Chinese button knot

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Chinese button knot
Doubled Chinese button knot, flat and tightened in the same picture
Category 2Stopper
Relateddiamond knot, Celtic button knot
Typical useclothing button

Chinese button knot is essentially a diamond knot where the lanyard loop is shortened to a minimum, i.e. tightened to the knot itself. There emerges therefore only two lines next to each other from the knot: the beginning and the end. The knot has traditionally been used as a button on clothes in Asia, thus the name.

The Chinese Button Knot is worn throughout China on underwear and night clothes. Buttons of this sort are more comfortable to lie on and to rest against than common bone and composition buttons, and they cannot be broken even by the laundry.

A Chinese tailor ties the knot without guide, flat on his table. But one may be more quickly and easily tied in hand by a modification of the sailor’s method of tying his knife lanyard knot (#787). The two knots are tied alike, but they are worked differently.


The diamond knot is usually tied with a carrick bend as a first step. This results then in a knife lanyard knot which can be used as a button hole, as well as a button.

There is however a tying method that does not require a carrick bend as a first step, and does not produce a lanyard loop that needs to be reduced when used as a button. This method provides just the button, a spherical basket weave knot, in the style of Turk's head knot or diamond knot.

Instructions for tying Chinese button knot in single configuration using this method as illustrated in the adjacent image, with four steps in tying it; thin red lines showing the move(s) to get to the next step:

Chinese button knot in single configuration, along with 4 steps in tying it; thin red lines showing the move(s) to get to the next step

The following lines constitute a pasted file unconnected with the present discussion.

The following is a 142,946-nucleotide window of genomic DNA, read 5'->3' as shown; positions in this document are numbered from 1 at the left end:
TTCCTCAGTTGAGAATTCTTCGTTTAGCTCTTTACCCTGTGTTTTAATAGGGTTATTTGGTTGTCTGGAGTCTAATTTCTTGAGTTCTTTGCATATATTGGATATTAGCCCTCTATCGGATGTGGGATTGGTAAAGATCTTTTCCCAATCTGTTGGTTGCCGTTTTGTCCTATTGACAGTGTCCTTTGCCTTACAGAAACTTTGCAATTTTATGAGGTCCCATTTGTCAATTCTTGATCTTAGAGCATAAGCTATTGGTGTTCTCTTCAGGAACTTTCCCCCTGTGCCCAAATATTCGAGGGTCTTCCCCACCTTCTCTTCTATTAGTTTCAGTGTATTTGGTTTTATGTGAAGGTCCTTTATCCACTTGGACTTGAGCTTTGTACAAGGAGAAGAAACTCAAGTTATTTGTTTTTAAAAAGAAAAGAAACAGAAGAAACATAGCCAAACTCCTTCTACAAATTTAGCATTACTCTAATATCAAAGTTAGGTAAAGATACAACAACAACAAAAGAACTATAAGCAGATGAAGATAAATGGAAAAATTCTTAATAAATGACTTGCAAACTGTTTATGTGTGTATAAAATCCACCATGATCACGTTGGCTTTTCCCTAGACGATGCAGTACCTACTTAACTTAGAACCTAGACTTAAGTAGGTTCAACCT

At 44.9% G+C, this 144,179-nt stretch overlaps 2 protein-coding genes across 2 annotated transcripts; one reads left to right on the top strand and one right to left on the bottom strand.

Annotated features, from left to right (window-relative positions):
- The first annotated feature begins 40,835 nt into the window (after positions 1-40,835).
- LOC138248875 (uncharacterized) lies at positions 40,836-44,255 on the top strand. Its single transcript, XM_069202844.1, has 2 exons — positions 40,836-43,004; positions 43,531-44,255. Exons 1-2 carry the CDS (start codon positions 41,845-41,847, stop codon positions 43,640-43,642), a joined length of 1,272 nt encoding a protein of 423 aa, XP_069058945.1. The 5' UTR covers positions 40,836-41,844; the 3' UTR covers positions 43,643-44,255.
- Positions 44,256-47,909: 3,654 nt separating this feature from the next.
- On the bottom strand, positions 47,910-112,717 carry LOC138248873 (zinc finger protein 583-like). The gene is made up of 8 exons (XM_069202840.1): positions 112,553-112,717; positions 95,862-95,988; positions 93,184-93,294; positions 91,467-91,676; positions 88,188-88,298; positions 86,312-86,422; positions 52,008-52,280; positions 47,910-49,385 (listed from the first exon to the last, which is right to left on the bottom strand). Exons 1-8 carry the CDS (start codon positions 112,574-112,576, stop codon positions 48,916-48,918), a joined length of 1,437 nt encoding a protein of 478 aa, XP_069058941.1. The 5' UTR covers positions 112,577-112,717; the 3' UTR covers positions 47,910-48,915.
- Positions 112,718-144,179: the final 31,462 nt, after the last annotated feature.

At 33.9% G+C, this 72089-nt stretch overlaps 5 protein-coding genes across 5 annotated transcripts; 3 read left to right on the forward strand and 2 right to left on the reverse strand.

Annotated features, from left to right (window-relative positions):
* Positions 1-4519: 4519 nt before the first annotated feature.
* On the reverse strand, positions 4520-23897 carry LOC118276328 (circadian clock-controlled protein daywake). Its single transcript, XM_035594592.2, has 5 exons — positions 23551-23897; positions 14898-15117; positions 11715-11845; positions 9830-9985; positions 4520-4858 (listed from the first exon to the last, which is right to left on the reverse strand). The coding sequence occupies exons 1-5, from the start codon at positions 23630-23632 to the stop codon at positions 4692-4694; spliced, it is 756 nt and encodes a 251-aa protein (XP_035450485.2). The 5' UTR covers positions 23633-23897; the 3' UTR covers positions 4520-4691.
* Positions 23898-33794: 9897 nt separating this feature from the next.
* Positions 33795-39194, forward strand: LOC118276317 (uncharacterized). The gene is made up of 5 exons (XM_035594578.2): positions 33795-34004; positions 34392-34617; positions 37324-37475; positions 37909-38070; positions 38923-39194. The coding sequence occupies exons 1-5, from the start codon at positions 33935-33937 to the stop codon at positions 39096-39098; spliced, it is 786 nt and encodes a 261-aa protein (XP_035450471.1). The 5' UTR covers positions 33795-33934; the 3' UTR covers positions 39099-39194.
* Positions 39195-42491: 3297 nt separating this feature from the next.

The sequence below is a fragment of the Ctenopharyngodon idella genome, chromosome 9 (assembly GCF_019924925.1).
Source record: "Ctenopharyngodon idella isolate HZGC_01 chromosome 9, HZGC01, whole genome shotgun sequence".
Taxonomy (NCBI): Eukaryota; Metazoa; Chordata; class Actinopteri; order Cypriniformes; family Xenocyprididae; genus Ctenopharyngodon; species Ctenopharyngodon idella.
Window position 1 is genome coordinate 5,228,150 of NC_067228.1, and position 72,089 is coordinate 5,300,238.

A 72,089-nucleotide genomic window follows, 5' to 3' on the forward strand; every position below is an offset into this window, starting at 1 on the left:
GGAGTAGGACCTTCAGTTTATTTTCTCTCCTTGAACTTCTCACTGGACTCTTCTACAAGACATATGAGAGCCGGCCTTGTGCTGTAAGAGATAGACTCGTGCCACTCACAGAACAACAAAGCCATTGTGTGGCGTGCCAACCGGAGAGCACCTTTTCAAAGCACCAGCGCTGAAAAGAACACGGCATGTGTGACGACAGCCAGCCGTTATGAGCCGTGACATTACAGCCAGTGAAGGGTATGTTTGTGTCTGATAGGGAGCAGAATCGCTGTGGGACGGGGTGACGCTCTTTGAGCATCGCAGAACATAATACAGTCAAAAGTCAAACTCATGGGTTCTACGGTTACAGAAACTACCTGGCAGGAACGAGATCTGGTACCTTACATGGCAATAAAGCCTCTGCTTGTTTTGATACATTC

1. Under hand slip knot, with slip-end exiting upwards to the right.
  2. Slip-end leftwards over the knot, under and up through the slip loop, resulting in two interlocking slip knots in radial symmetry, with ends exiting upwards.
  3. Ends down the opposite triangular holes at center, while swirling slightly around each other resulting in a four petaled flower with double stem,
  4. For a several strand Chinese button knot one end follows consistently along the in- or out- side of the other stem back to the same point after having traversed all four petals.
  5. Tightened to an evenly spherical button.

To tie the button: Take a piece of banding about three feet long, middle it, and lay it across the left hand as pictured. Take the end from the back of the hand and make a right turn around the tip of the left thumb. Bend the left thumb and hold the turn against the standing part of the cord. Take the left end and tuck it to the right, under the first end and then to the left under the upper center part of the knot. The knot should now have a regular over-one-and under-one sequence throughout.
Still keeping the knot in hand, tuck both ends under the rim and up through the center compartment of the knot as pictured in the
third diagram.
Remove the knot from the hand, turn it completely over, and allow the two ends to hang down between the two middle fingers of the left hand as drawn in the fifth diagram. Work out the surplus material of the loop without distorting the knot and arrange it...

— The Ashley Book of Knots[1]

See also[edit]

  • Tangzhuang, a jacket which often incorporates knotted buttons


  1. ^ a b Ashley, Clifford W. (1944). The Ashley Book of Knots, p.101. Doubleday. ISBN 0-385-04025-3.